JBjorgen
carpal tunnel

Registered: 19/01/2002
Posts: 3398
Loc: Guadalajara, MX
Originally Posted By: mlord


If all goes well, I do hope the next worktable in my office here will be a live edge slab.



Just a word of warning, even if they start out dead flat, they may not stay dead flat. The mesquite table changes with the seasons and the humidity. Of course, none of the houses here have climate control, so your experience may vary.

Not sure if this is avoidable through proper maintenance or if the wood wasn't dried properly or what. I think it's just the nature of this type of wood and it's reaction to the evironment.
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~ John

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#368472 - 10/03/2017 17:25 Re: Finished project [Re: JBjorgen]
mlord
carpal tunnel

Registered: 29/08/2000
Posts: 13498
Loc: Canada
That's just what wood does (as part of "seasonal wood movement"), due to the differences between tangential and radial shrinkage ratios. It can be compensated for by how a slab is cut at the sawmill, or through construction techniques.

But with a big slab cut from anywhere except dead center down the tree trunk, it will not stay totally flat from season to season. Bracing it with a frame structure to keep it more flat is one solution, though in the long run it may crack/split if prevented from warping. Sealing it with a humidity-blocking finish is another approach, but difficult to achieve in practice.

An interesting tidbit I have learned from the biz, is that platters (cheeseboards, breadboards, trophy mounts, etc..) can be sliced diagonally from a whole trunk segment, in such a way that the tangential and radial shrinkage ends up dead even. So the small platters don't warp (much). Just gotta pick the right angle of cut for the wood species in question.

Cheers


Attachments
platters.jpg

Description: Diagonally sliced platters.



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#368473 - 10/03/2017 18:03 Re: Finished project [Re: JBjorgen]
tfabris
carpal tunnel

Registered: 20/12/1999
Posts: 30578
Loc: Seattle, WA
Originally Posted By: JBjorgen
He would then disassemble the trailer, sell all the wood to help finance his trip, and rebuild the trailer


Wait, you're telling me this guy *smuggled mahogany into the US* by building his trailer out of it? That is hilarious and amazing. That's like building a boat out of cocaine. I'm wondering just how much profit one could make by that. Is the price of mahogany in the US so high that it's really worth his time to do the construction/deconstruction?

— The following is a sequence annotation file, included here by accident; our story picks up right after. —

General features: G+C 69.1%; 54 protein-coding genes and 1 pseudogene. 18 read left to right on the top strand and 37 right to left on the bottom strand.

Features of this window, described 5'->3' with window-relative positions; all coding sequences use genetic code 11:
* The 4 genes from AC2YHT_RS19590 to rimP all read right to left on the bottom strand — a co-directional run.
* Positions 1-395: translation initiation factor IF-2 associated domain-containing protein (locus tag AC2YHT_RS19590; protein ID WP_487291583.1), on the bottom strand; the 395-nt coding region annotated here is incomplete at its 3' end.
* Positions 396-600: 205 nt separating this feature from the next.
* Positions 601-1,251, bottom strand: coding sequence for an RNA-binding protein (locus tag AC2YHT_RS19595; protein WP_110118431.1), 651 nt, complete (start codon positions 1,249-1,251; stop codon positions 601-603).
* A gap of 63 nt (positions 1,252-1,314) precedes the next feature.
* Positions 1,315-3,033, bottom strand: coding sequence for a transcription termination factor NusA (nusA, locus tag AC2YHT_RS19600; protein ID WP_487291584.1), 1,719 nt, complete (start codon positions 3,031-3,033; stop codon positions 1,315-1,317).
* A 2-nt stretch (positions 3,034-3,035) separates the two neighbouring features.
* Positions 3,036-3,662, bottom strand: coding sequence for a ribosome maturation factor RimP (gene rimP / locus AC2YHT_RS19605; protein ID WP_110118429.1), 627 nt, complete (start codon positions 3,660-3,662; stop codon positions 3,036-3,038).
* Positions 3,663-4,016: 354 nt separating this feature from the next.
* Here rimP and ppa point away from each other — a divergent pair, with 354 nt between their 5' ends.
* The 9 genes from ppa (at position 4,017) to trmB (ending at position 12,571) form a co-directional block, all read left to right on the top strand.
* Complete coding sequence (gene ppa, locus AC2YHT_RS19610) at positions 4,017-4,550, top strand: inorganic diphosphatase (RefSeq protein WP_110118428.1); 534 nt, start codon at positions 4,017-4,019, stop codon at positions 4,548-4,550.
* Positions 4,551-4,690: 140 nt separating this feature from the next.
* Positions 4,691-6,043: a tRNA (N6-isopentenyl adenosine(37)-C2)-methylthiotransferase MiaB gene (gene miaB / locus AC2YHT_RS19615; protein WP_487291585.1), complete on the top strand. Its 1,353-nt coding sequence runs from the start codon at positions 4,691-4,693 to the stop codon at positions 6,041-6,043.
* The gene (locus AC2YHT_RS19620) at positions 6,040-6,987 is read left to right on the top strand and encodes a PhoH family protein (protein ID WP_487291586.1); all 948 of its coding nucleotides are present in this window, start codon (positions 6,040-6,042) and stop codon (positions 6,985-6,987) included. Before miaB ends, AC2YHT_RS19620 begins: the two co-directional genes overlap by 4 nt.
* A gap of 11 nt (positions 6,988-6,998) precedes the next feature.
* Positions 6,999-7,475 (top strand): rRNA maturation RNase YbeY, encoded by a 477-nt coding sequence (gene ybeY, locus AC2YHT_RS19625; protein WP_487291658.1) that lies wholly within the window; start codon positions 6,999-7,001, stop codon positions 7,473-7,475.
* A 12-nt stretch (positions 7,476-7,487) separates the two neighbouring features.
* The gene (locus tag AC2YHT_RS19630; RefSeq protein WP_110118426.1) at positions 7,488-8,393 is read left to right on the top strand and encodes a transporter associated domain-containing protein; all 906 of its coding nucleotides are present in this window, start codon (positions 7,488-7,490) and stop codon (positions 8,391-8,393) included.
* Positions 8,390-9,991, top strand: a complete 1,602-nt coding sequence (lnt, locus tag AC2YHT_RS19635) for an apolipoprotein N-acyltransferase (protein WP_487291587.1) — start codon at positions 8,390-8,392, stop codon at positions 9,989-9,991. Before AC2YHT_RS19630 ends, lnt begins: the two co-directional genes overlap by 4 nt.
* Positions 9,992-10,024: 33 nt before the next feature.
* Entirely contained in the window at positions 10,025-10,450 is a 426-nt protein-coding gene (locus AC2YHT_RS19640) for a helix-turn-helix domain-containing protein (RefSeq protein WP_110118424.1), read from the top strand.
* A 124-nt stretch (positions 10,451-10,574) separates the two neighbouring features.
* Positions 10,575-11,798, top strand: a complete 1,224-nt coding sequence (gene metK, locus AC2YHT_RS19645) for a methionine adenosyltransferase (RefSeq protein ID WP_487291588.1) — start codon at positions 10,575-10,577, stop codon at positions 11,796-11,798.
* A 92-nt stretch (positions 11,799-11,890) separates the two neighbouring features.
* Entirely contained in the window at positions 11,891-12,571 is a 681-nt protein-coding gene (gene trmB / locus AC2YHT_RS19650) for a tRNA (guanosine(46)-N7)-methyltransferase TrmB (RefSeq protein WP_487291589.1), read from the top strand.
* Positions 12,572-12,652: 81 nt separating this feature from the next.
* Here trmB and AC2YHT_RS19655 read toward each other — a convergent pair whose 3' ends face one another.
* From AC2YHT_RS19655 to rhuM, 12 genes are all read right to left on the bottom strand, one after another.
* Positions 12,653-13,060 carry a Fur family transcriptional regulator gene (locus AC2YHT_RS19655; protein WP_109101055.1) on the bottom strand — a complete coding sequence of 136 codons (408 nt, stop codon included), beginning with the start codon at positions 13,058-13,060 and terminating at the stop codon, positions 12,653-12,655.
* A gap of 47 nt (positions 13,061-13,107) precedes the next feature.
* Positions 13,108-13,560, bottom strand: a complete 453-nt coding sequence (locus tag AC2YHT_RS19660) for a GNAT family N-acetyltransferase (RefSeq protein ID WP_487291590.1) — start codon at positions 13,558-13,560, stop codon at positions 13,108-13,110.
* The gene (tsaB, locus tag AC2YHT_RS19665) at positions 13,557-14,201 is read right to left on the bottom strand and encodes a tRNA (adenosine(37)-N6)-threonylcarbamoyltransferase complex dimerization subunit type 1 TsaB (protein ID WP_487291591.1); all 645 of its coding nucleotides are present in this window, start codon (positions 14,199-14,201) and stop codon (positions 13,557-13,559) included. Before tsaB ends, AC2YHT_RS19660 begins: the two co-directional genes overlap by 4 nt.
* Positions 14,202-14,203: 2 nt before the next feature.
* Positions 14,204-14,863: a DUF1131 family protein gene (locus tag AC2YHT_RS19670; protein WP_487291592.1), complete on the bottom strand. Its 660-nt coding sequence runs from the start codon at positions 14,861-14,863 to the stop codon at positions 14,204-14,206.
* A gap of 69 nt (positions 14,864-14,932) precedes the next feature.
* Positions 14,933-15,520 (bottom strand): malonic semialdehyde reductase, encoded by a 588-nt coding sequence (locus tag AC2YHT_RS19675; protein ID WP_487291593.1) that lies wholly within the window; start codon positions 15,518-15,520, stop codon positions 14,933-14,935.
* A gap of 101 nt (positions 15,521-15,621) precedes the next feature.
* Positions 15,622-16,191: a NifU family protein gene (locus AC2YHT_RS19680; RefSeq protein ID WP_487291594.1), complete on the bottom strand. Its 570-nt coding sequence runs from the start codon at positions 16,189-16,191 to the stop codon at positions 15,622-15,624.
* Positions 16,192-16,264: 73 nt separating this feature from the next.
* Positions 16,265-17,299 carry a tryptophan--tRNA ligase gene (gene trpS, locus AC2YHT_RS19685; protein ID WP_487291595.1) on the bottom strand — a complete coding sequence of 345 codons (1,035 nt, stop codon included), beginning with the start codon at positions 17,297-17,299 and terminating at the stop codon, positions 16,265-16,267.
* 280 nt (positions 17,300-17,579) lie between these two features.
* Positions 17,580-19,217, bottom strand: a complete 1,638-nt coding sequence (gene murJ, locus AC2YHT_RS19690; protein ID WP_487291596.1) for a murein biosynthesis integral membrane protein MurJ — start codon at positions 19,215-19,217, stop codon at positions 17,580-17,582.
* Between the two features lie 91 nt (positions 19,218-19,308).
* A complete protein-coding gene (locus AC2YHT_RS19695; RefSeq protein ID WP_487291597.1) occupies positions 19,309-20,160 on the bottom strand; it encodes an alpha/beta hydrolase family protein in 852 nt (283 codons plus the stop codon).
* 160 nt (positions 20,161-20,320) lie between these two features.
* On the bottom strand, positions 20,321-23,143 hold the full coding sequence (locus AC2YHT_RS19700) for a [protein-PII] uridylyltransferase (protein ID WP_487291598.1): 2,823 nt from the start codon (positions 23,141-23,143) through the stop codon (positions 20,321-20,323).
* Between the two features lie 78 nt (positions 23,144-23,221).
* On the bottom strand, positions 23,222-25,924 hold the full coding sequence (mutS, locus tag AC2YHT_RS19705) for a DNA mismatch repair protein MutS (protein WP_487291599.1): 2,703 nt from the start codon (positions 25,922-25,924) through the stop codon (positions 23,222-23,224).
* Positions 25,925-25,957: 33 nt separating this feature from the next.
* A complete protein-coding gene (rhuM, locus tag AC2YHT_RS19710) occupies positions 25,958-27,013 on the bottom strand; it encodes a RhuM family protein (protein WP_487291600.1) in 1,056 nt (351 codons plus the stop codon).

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Tony Fabris

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#368474 - 10/03/2017 20:22 Re: Finished project [Re: JBjorgen]
peter
carpal tunnel

Registered: 13/07/2000
Posts: 4140
Loc: Cambridge, England
It's not just about import duty. Mahogany is IUCN "vulnerable" and is in CITES Appendix II. Folks should really not be messing with that stuff.

Peter

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#368475 - 11/03/2017 00:05 Re: Finished project [Re: peter]
tfabris
carpal tunnel

Registered: 20/12/1999
Posts: 30578
Loc: Seattle, WA
Interesting! Looked up the Wikipedia article on it, and learned (among other things) that the Belize coat of arms has a mahogany tree on it.
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Tony Fabris

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#368476 - 12/03/2017 07:10 Re: Finished project [Re: tfabris]
JBjorgen
carpal tunnel

Registered: 19/01/2002
Posts: 3398
Loc: Guadalajara, MX
Originally Posted By: tfabris
Interesting! Looked up the Wikipedia article on it, and learned (among other things) that the Belize coat of arms has a mahogany tree on it.


Most of the slaves were brought in to cut first logwood, valued in its use of making dyes, then later mahogany. This is because treaties forbade the production of plantation crops.

The village I lived in, Gales Point, started out as a settlement of escaped slaves that lived in the area and eventually settled on the peninsula (according to the local lore).

Logging is also represented in the flag by the wreath of leaves, the tools pictured in the coat of arms and the motto "Sub Umbra Floreo" which in latin means, “Under The Shade I Flourish."
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~ John

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#368479 - 17/03/2017 14:44 Re: Finished project [Re: andy]
tahir
pooh-bah

Registered: 27/02/2004
Posts: 1674
Loc: London